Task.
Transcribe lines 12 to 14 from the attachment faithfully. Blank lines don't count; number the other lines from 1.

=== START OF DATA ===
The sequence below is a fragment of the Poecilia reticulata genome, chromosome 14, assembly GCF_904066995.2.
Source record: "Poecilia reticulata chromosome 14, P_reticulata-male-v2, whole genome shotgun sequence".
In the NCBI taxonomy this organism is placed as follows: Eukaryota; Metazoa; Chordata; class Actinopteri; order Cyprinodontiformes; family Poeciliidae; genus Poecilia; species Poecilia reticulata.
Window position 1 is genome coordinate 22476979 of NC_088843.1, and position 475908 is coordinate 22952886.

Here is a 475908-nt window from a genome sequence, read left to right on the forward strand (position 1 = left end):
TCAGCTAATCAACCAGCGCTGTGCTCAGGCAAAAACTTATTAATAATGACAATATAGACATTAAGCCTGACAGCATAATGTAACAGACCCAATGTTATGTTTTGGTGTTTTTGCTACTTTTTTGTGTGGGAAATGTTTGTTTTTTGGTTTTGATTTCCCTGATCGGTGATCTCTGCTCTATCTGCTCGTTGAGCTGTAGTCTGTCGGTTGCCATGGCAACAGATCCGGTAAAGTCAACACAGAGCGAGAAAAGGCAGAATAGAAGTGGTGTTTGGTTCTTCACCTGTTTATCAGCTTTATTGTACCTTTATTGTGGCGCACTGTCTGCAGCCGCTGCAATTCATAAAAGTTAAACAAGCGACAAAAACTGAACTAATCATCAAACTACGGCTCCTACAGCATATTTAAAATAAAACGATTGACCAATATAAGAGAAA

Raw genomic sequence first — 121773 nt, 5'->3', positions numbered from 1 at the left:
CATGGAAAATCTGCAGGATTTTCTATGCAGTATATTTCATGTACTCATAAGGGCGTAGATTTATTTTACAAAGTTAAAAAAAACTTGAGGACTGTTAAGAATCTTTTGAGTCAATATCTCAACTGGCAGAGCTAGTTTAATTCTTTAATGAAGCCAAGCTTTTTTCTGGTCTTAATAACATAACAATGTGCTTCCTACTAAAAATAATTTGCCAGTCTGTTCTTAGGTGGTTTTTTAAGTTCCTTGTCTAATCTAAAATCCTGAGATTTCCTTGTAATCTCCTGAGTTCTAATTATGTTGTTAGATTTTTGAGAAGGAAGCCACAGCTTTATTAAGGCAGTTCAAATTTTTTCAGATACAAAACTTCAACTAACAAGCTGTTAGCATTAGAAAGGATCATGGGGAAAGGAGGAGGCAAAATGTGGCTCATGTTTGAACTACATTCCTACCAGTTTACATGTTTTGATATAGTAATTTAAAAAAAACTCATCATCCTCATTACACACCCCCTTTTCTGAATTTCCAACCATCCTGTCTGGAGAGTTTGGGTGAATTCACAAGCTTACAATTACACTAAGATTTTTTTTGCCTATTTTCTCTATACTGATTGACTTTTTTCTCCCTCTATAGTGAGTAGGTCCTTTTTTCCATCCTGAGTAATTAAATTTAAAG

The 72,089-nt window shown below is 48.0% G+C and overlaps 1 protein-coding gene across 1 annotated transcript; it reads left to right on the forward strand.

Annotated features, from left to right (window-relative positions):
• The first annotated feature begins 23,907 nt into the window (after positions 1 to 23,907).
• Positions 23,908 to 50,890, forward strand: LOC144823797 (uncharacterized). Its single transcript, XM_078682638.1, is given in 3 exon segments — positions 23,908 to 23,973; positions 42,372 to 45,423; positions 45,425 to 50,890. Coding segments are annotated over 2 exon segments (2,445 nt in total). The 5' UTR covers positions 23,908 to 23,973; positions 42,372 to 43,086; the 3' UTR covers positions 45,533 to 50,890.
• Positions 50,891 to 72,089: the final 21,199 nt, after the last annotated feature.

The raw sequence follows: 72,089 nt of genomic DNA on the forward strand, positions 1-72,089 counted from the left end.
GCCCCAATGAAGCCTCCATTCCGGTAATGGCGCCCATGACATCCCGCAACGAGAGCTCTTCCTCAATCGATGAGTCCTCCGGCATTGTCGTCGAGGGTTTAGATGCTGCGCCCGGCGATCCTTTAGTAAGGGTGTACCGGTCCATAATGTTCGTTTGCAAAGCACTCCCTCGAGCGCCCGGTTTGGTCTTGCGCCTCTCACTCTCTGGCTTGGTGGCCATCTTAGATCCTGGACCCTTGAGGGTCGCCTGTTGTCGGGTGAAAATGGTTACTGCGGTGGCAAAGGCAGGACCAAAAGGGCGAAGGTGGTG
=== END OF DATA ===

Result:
• Positions 23,908 to 50,890, forward strand: LOC144823797 (uncharacterized). Its single transcript, XM_078682638.1, is given in 3 exon segments — positions 23,908 to 23,973; positions 42,372 to 45,423; positions 45,425 to 50,890. Coding segments are annotated over 2 exon segments (2,445 nt in total). The 5' UTR covers positions 23,908 to 23,973; positions 42,372 to 43,086; the 3' UTR covers positions 45,533 to 50,890.
• Positions 50,891 to 72,089: the final 21,199 nt, after the last annotated feature.

The raw sequence follows: 72,089 nt of genomic DNA on the forward strand, positions 1-72,089 counted from the left end.